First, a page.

Hookup App Leaks User Locations
Geo-locating and other sensitive data has been leaked from the hookup app 3fun, exposing the information for more than 1.5 million users. While some dating apps using trilateration to find nearby users, 3fun showed location data capable of tracing a user to a specific building or floor. Though users had the option to disable coordinate tracking, that data was nevertheless stored and available through the app’s API. 3fun has since resolved the leak and has hopefully implemented stronger security measures considering the private nature of their client’s activities.
Ransomware Attacks on DSLR Cameras
Malware authors continue to find new victims, as a ransomware variant has been found to be remotely attacking Canon DSLR cameras and demanding a ransom to regain access to the device. Researchers have found multiple vulnerabilities that could allow attackers to perform any number of critical functions on the cameras, including displaying a ransom note and remotely taking pictures with the camera. Fortunately, Canon has already begun issuing patches for some of its affected devices, though it’s taking longer to fully secure others.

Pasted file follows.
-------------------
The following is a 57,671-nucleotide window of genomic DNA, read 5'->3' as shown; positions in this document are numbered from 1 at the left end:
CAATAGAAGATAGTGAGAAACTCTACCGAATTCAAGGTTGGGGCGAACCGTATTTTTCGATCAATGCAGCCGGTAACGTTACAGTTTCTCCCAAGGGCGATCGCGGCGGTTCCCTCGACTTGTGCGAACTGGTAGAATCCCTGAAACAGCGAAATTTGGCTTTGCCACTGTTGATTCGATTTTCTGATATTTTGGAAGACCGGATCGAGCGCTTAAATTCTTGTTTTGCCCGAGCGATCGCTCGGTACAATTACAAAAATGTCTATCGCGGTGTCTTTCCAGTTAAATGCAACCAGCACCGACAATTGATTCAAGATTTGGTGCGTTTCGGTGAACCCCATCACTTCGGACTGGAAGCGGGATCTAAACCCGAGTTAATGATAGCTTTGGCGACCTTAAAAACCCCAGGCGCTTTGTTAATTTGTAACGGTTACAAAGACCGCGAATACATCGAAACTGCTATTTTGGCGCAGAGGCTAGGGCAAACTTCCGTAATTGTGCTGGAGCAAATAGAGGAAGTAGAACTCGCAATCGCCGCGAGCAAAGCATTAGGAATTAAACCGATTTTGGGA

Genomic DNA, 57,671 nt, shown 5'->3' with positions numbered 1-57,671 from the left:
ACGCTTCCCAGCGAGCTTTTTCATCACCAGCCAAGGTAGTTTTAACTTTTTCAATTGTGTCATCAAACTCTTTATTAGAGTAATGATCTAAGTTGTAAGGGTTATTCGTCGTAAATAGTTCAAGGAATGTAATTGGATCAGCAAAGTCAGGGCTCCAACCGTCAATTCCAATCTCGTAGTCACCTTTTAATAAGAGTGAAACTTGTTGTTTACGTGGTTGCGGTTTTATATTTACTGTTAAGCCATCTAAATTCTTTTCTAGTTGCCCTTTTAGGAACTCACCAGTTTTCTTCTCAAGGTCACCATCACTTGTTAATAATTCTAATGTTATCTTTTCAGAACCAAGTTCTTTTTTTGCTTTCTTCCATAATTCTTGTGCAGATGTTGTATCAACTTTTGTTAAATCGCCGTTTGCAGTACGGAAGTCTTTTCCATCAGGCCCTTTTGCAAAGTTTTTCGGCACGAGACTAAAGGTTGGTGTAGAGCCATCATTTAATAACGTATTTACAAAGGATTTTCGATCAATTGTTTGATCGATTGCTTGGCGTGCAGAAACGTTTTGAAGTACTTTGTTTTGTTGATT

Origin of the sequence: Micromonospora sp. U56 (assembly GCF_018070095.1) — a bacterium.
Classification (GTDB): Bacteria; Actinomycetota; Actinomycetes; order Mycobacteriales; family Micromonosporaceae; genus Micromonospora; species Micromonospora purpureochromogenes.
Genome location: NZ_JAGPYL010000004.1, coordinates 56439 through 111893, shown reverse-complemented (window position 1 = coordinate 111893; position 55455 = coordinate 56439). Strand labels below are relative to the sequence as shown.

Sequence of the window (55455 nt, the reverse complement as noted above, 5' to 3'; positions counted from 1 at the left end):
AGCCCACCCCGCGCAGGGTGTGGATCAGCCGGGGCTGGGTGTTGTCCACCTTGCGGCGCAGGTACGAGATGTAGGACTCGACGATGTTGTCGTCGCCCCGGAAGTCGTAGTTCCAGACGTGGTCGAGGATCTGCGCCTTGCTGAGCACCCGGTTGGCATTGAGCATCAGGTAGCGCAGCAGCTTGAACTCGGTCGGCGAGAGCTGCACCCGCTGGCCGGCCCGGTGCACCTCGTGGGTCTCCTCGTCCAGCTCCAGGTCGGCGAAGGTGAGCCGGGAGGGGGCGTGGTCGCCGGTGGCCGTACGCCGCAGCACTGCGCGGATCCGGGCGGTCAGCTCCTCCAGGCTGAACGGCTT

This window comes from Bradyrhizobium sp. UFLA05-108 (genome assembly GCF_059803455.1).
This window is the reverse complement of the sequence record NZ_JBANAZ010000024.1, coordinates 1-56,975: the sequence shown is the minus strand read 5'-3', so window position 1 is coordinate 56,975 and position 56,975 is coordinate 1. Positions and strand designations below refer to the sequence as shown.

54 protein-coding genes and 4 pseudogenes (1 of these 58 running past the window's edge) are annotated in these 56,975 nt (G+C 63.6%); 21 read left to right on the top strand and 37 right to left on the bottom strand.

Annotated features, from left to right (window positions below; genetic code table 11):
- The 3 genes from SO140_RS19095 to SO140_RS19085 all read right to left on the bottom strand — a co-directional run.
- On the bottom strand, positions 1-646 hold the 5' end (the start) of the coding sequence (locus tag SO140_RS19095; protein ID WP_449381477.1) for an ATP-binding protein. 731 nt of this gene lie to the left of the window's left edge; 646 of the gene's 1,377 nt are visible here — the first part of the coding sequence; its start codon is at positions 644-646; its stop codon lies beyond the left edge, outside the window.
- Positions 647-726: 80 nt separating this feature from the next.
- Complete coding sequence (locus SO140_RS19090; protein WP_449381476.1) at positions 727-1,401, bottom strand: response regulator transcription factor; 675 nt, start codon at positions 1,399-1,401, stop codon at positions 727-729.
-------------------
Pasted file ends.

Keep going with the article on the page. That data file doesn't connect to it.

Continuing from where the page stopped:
Google Drive Exploit Allows Phishing Campaign to Flourish
A new phishing campaign has been discovered that uses a legitimate Google Drive account to launch a phishing campaign that impersonates the CEO asking the victim to open the Google Docs file and navigate to the phishing site’s landing page. Luckily for victims, the campaign has a few tells. The phony CEO email address uses a non-conforming naming convention and the email itself appears to be a hastily compiled template.
British Airways Data Leak
British Airways has again come under scrutiny, this time after it was discovered that their e-ticketing system was leaking sensitive passenger data. The leak stems from flight check-in links that were sent out to customers containing both their surname and booking confirmation numbers completely unencrypted within the URL. Even more worrisome, this type of vulnerability has been well-known since last February when several other airlines were found to have the same issue by the same security firm.
Android Trojan Adds New Functionality
Following in the footsteps of Anubis, an Android banking Trojan for which source code was recently revealed, Cerberus has quickly filled the void without actually borrowing much of that code. One major change is that Cerberus implemented a new method of checking if the device is physically moving or not, in hopes of avoiding detection by both the victim and any researchers who may be analyzing it. Additionally, this variant uses phishing overlays from several popular sites to further collect any login credentials or payment card data.